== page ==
U.S. sees highest poverty spike since the 1960s, leaving 50 million Americans poor as government cuts billions in spending… so does that mean there’s no way out?
The number of Americans living in poverty has spiked to levels not seen since the mid 1960s, classing 20 per cent of the country’s children as poor.
It comes at a time when government spending cuts of $85 billion have kicked in after feuding Democrats and Republicans failed to agree on a better plan for addressing the national deficit.
The cuts will directly affect 50 million Americans living below the poverty income line and reduce their chances of finding work and a better life.
Poverty in the USA: Nearly 50 Million Americans on Food Stamps – US food stamp use swells to a record 47.8 million
A record number of Americans are using food stamps, known today as the Supplemental Nutrition Assistance Program (SNAP). Despite official proclamations that the recession has ended and an economic recovery is underway, families are turning to SNAP benefits in record numbers. The working poor comprise a growing number of food stamp recipients, and about half of those receiving benefits are children.
Enrollment in the food stamp program has increased by 70 percent since 2008, to a record 47.8 million people as of December 2012, the Wall Street Journal reported Thursday. The biggest factor driving the increase is the stagnating job market and a rising poverty rate. This means that a staggering 15 percent of the US population receives food stamp benefits, nearly double the rate of 1975.
In 2008, at the onset of the recession, 28.2 million people were enrolled in SNAP. While the official jobless rate, which peaked at 10 percent in 2009, had dipped slightly to 7.7 percent as of February this year, the SNAP program has continued to grow. The Congressional Budget Office (CBO) predicts that food stamp usage will drop only marginally, to 43.3 million people, by 2017. Even this estimate is predicated on the unemployment rate dropping to 5.6 percent over the next four years.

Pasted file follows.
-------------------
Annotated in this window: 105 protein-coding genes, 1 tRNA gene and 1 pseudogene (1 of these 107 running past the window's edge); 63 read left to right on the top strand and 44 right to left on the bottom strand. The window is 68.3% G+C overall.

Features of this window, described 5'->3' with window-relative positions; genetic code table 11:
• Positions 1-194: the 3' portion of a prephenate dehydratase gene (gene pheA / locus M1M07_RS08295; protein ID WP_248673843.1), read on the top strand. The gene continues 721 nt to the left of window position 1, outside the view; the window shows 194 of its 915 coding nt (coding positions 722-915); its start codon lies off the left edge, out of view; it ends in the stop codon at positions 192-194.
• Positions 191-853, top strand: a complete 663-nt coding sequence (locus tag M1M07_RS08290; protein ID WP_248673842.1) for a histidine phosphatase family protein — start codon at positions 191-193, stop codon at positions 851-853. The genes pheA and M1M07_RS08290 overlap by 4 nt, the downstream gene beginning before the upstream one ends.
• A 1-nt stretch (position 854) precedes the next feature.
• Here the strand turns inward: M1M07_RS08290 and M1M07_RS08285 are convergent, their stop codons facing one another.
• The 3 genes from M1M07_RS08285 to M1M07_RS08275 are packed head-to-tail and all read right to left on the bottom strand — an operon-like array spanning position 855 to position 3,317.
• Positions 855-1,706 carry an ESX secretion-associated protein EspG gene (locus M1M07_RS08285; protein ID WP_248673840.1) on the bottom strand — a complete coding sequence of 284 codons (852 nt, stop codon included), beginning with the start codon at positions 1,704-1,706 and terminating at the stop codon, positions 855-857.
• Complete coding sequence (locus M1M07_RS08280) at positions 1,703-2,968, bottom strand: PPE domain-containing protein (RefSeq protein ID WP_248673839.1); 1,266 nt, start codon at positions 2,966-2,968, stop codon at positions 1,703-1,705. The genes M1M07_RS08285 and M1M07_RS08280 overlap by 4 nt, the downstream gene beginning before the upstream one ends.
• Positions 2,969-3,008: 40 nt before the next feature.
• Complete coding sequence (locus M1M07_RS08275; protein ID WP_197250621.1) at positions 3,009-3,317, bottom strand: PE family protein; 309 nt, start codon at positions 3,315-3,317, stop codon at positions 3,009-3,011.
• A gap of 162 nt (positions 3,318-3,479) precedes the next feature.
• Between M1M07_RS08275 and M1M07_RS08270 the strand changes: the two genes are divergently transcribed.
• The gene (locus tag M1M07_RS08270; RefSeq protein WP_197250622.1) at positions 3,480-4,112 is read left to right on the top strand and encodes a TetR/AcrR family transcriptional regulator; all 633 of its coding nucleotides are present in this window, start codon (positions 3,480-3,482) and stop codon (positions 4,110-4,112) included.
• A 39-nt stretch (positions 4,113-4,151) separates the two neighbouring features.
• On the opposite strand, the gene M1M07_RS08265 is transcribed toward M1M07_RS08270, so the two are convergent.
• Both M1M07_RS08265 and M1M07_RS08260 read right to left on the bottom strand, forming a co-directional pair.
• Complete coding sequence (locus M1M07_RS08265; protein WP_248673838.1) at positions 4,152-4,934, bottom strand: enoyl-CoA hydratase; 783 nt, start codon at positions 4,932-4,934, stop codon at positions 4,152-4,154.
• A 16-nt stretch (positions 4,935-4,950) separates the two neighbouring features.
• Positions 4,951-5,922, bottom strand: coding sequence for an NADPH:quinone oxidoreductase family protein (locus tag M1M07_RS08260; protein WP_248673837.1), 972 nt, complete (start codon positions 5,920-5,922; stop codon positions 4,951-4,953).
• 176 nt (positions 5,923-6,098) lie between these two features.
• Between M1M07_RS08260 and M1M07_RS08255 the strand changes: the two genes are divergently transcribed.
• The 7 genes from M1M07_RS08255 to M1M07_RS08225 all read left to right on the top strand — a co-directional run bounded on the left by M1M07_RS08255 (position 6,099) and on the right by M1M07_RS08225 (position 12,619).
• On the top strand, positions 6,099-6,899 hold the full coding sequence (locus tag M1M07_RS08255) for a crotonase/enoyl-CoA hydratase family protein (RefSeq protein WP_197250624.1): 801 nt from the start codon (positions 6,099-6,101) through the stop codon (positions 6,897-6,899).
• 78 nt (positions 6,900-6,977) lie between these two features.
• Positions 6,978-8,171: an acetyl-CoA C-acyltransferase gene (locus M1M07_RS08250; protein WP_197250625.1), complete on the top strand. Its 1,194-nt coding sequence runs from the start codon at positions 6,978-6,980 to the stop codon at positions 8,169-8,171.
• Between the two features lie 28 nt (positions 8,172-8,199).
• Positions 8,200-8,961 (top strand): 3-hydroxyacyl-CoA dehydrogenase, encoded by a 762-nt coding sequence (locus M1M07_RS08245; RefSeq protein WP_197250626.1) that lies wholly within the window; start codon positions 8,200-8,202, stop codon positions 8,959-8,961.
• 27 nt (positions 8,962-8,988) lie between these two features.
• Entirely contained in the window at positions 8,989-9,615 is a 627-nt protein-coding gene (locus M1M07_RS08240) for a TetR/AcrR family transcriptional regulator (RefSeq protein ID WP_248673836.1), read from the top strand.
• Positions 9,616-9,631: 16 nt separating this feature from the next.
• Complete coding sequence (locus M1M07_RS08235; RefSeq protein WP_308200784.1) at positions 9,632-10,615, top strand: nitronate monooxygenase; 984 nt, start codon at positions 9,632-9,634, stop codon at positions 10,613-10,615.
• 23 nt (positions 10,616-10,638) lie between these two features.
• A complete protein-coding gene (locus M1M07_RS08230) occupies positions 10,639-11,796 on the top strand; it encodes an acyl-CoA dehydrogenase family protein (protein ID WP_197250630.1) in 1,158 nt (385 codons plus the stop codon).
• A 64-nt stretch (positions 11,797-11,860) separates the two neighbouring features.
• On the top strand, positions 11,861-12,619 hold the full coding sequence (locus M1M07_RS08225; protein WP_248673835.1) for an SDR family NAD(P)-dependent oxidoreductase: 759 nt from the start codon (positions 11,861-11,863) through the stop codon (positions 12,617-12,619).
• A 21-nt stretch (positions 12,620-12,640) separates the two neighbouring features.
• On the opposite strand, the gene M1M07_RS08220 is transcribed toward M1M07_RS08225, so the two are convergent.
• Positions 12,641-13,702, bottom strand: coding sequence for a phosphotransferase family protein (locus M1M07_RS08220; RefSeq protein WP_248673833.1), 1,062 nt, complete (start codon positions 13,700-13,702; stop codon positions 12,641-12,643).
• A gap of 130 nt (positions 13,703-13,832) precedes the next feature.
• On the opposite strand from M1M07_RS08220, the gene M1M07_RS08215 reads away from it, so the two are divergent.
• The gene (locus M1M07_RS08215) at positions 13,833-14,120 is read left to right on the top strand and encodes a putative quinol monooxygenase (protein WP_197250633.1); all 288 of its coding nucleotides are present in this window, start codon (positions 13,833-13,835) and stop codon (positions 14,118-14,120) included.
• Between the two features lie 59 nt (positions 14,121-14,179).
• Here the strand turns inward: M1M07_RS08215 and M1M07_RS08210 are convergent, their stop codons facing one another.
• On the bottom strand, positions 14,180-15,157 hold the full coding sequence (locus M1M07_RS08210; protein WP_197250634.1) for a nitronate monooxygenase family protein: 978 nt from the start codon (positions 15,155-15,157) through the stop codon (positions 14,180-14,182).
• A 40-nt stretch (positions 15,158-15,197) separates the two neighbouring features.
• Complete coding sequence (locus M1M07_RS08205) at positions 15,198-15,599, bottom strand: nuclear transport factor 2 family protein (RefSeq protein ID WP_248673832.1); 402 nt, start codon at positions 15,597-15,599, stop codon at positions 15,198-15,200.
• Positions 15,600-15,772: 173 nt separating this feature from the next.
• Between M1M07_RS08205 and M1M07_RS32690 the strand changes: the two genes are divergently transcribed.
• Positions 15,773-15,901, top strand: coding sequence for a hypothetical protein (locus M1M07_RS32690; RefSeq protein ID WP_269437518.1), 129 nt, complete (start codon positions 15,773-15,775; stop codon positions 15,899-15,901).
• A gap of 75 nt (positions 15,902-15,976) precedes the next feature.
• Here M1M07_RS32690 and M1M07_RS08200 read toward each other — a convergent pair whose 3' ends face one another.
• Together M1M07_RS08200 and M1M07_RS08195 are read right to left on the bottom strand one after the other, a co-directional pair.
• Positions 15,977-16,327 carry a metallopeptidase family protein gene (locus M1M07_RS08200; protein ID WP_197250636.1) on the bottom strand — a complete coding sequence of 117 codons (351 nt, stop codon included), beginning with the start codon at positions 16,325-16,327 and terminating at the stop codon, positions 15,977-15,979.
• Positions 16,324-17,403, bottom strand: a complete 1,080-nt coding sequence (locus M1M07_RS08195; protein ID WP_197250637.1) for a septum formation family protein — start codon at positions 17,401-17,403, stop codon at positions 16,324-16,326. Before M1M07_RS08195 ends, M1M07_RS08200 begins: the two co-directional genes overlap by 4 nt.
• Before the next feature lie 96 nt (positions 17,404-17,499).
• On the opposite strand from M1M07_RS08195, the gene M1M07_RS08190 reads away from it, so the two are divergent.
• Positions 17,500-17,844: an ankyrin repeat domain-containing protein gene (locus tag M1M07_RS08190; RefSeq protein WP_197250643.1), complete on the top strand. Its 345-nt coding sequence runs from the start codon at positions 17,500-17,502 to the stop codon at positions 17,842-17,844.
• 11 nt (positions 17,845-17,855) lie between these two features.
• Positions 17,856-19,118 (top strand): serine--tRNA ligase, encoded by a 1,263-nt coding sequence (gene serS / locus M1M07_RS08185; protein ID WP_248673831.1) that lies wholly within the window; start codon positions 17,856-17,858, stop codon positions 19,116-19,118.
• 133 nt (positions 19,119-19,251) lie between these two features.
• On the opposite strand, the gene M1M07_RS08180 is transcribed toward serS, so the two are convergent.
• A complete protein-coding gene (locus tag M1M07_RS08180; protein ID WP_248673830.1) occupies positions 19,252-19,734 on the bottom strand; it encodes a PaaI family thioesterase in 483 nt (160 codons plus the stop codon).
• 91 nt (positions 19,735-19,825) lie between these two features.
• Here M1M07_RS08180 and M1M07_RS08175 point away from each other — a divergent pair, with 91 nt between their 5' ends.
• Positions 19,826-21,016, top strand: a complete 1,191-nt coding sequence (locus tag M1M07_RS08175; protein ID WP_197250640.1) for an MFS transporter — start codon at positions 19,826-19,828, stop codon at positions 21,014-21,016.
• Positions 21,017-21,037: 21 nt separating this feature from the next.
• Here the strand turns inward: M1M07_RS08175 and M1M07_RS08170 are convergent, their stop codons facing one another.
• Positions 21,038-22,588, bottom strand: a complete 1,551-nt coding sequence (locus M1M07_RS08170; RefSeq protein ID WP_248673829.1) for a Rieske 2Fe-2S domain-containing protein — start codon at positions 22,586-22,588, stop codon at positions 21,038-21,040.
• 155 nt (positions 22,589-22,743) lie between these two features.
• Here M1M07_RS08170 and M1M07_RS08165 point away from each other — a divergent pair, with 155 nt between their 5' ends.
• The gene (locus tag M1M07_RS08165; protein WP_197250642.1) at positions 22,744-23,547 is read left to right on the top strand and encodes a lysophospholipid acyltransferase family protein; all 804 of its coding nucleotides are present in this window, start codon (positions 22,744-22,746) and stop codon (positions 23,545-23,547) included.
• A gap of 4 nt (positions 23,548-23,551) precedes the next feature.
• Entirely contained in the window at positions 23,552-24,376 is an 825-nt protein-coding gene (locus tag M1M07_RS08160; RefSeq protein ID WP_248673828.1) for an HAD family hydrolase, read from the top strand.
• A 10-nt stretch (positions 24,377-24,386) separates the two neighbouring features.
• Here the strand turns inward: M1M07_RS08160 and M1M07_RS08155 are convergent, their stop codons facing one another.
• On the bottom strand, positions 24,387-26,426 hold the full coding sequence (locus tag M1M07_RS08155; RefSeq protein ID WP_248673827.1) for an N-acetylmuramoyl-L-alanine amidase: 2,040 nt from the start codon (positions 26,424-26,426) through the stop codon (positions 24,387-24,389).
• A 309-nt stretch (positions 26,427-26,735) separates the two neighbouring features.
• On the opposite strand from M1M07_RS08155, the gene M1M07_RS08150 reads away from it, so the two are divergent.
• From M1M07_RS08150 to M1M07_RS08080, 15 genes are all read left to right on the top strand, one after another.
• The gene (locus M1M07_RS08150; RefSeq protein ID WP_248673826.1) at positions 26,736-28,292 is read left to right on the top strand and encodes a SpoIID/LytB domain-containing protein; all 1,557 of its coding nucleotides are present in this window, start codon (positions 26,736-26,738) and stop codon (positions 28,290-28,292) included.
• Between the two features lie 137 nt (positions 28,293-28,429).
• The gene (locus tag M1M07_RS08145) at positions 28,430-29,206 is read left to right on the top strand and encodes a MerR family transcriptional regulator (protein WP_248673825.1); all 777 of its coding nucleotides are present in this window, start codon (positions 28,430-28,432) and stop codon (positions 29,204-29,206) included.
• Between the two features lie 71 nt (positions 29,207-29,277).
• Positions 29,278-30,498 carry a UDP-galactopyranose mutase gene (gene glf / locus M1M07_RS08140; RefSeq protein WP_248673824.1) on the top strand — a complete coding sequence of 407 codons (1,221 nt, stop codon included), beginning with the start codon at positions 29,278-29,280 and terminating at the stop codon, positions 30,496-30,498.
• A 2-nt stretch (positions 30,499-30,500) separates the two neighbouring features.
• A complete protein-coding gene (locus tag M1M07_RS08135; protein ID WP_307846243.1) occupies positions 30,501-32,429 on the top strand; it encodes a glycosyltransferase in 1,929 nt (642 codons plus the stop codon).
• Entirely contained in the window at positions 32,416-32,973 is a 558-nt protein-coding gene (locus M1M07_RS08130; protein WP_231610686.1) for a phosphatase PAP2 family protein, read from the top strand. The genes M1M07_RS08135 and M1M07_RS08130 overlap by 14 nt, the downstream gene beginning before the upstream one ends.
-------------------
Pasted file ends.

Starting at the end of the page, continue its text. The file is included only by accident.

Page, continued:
The number of people using food stamps roughly corresponds to the number of Americans living in poverty, which rose to just below 50 million people in 2011. Utilizing the Supplementary Poverty Measure (SPM), which factors in expenses for food, clothing, shelter, health care and other essentials, the US Census Bureau estimates that nearly one in six people in the US is living in poverty.
In U.S., Child Poverty and Hunger Rates Remain Alarmingly High
Alarming statistics released by the U.S. Census Bureau and U.S. Department of Agriculture earlier this month revealed that hunger and poverty rates in the country remain high, particularly among African-American children.
The U.S. Census Bureau determined that 25.1 percent of African-American households and 29.2 percent of households with children are food insecure.
US poverty spikes but help from Washington shrinks as government struggles with debt
OECD: Jobless Young Adults Could Slow Down Global Recovery
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